These days, it’s hard to keep up with what’s on TV. We have regular cable, premium networks, and the ever-growing list of streaming services that offer original content. There are the shows you have to watch right away to avoid spoilers, like Game of Thrones or The Walking Dead. There are the shows your friends have told you for months you’re missing out on, like Fargo and Mr. Robot.
And then there are the shows that aren’t talked about as much. They receive critical acclaim and have modest ratings. But they’re never really “must-see TV,” except for a core group of fans that watch each episode religiously. That doesn’t mean those shows aren’t worth your time — in fact, often this under-the-radar fare is more entertaining and impressive than the series that top the ratings charts. Here are five current TV shows you should be watching.
1. The Leftovers
An unexplained event — in which 2% of the human population vanishes — rocks the entire world. And what becomes of those that are left behind? That’s the premise behind The Leftovers, a stellar HBO drama series that just finished up its second season.
The series focuses on small communities grappling with the “Sudden Departure.” Religious fervor is at an all-time high — as is the rise of cults like the uber-creepy Guilty Remnant, whose members stand watch over those who are trying to move on, like small-town police chief Kevin Garvey (Justin Theroux).
As you might expect, the series deals with some pretty heavy themes — death, the meaning of life, and how society can possibly move on after unspeakable loss. But The Leftovers — bolstered by increasingly strong writing and unforgettable performers from its ensemble cast — isn’t just a heavy-hitting series. It’s also one of the most gripping, unsettling, and watchable shows on TV right now. After battling shaky ratings, HBO thankfully just renewed the series for a third and final season, which will premiere in 2016.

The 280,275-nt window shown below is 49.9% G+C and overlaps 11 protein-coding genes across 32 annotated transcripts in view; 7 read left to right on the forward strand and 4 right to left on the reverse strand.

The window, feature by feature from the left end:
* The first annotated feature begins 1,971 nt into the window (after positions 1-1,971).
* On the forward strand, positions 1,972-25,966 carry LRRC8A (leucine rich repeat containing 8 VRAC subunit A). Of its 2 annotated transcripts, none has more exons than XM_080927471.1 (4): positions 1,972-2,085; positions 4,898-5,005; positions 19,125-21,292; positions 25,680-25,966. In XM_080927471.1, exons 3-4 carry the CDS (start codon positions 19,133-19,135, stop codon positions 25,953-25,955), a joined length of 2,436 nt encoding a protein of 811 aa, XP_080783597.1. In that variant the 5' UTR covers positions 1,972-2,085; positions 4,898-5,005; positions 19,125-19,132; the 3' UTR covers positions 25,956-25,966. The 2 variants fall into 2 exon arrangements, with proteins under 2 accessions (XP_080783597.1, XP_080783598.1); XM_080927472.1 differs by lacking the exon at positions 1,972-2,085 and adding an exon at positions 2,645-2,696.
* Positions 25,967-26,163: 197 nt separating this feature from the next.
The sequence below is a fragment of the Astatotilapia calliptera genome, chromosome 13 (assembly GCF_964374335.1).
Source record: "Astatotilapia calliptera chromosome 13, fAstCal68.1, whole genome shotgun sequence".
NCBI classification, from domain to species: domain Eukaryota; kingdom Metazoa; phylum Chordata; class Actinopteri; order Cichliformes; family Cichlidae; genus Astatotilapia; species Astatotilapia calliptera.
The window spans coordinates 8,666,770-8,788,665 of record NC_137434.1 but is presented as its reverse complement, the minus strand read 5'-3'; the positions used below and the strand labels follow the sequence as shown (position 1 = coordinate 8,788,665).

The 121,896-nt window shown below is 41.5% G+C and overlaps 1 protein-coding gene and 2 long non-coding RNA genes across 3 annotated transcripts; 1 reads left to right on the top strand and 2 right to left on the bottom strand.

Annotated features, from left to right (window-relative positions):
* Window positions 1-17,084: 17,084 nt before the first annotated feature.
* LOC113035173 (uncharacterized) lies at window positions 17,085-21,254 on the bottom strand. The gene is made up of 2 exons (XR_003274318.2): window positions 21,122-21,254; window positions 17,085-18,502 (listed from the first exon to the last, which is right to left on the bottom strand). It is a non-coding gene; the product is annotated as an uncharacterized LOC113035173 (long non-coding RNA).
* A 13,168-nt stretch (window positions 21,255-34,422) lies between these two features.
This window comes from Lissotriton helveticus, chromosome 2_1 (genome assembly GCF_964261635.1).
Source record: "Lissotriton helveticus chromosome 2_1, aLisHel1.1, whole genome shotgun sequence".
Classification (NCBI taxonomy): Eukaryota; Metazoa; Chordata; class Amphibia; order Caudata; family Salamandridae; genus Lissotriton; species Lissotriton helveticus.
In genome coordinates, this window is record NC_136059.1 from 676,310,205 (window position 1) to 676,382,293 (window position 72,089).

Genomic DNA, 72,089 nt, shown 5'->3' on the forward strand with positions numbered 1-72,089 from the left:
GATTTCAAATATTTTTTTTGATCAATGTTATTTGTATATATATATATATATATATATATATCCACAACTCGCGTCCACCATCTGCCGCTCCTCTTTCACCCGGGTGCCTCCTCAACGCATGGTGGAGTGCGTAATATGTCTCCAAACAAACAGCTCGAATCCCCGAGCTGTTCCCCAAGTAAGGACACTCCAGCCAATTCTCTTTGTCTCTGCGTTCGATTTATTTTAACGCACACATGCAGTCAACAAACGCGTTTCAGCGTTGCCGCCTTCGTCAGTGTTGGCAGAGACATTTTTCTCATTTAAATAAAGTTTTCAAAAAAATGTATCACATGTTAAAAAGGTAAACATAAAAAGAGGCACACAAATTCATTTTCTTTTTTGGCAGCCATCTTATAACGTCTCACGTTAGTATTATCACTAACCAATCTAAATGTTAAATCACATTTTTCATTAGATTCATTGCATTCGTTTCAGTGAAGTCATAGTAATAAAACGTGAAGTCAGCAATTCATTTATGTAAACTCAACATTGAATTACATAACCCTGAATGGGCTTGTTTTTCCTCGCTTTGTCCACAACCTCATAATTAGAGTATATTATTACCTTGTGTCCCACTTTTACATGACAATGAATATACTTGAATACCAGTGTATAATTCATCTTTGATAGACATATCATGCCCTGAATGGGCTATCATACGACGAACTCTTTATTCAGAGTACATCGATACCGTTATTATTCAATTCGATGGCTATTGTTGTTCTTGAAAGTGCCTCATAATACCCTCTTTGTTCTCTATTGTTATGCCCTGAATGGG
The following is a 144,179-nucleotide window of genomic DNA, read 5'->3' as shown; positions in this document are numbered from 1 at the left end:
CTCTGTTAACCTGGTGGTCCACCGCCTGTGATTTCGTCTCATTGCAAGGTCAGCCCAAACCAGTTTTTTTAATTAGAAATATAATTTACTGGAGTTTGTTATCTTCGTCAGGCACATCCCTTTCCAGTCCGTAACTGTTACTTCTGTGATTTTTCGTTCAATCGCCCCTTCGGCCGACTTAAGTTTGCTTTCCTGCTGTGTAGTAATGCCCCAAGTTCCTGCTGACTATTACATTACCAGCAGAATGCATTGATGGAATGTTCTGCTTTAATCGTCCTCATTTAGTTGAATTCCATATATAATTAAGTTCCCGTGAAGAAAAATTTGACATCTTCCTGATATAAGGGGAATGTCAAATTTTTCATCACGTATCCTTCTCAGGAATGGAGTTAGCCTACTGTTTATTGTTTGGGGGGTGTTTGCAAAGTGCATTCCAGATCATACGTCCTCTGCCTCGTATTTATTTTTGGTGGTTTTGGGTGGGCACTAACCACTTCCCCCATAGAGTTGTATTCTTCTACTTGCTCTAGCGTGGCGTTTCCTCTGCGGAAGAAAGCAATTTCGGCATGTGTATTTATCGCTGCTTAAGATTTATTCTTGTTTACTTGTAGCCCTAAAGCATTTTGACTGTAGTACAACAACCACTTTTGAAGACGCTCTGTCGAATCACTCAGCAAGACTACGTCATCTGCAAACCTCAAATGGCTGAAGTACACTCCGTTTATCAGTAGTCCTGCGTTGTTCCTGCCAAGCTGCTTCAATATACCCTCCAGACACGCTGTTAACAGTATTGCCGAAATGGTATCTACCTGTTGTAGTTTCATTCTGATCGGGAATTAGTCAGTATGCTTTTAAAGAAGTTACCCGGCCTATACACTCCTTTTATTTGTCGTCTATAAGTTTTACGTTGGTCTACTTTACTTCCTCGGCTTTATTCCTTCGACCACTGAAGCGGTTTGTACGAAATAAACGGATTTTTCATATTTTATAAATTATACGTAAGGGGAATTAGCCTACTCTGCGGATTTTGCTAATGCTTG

2. The Americans
Surveillance, spies, the CIA — it sounds like the makings of a hit modern drama. But The Americans, FX’s intriguing political thriller, is set during an equally volatile time period — the Cold War. It stars Keri Russell and Matthew Rhys as two Russian KGB spies who live as Americans on the outskirts of Washington D.C. Their children don’t know the truth about their mission. Their neighbor Stan (Noah Emmerich) works for U.S. counterintelligence. With constantly high stakes, The Americans works on multiple levels. Over three seasons, it’s developed memorable, complicated characters and created some of the most nail-biting scenarios on TV today. The fourth season will premiere in March, but you can catch up with The Americans on Amazon Instant Video.
3. Brooklyn Nine-Nine
There are so many TV shows about crime and the police, it can be difficult to keep them straight. But one clearly stands out from the rest these days — Brooklyn Nine-Nine. Breaking tradition from the current crop of heavy-hitting police procedurals, this sitcom brings some much-needed levity to the genre. Brooklyn Nine-Nine is a smart comedy — but not so smart that you feel like you have to race to catch up with the humor. And it has one of the most likeable ensembles on TV, lead by SNL alum Andy Samberg and the perfectly cast Andre Braugher as Captain Ray Holt. In a crowded field of increasingly complicated series, Brooklyn Nine-Nine is a breath of fresh air. The third season currently airs on Fox.
4. You’re the Worst
Romantic comedies are the worst. Well, usually. But this one is surprisingly awesome. You’re the Worst tackles this wildly overdone genre head on and makes it feel new again. It follows two pretty toxic people — Jimmy (Chris Geere), a narcissistic writer, and Gretchen (Aya Cash), an erratic PR exec. They’re terrible for each other, but they date anyway. And the results are an edgy, boundary-pushing, and highly-entertaining blend of comedy and surprisingly potent drama. You’re the Worst was just renewed for a third season — you can watch the second right now on FXX.
5. Better Call Saul
It’s hard to follow a series like Breaking Bad, which scooped up every award imaginable and left fans breathless for six seasons. But Better Call Saul is trying to pick up the pieces that Walter White left behind — and it’s doing an admirable job. The AMC series serves as a prequel, and explores the origins of one of BB’s most notorious and memorable supporting characters, Saul Goodman (Bob Odenkirk). We learn plenty about the slippery lawyer — who started out as low-profile public defender Jimmy McGill. Better Call Saul manages to balance McGill’s offbeat theatricality with a surprising amount of gravitas as he’s pulled into Albuquerque’s criminal underworld. It’s a worthy follow-up to Breaking Bad, but also unique enough that it stands on its own for fans weary of its predecessor’s darker themes. Better Call Saul’s second season recently premiered in February 2016.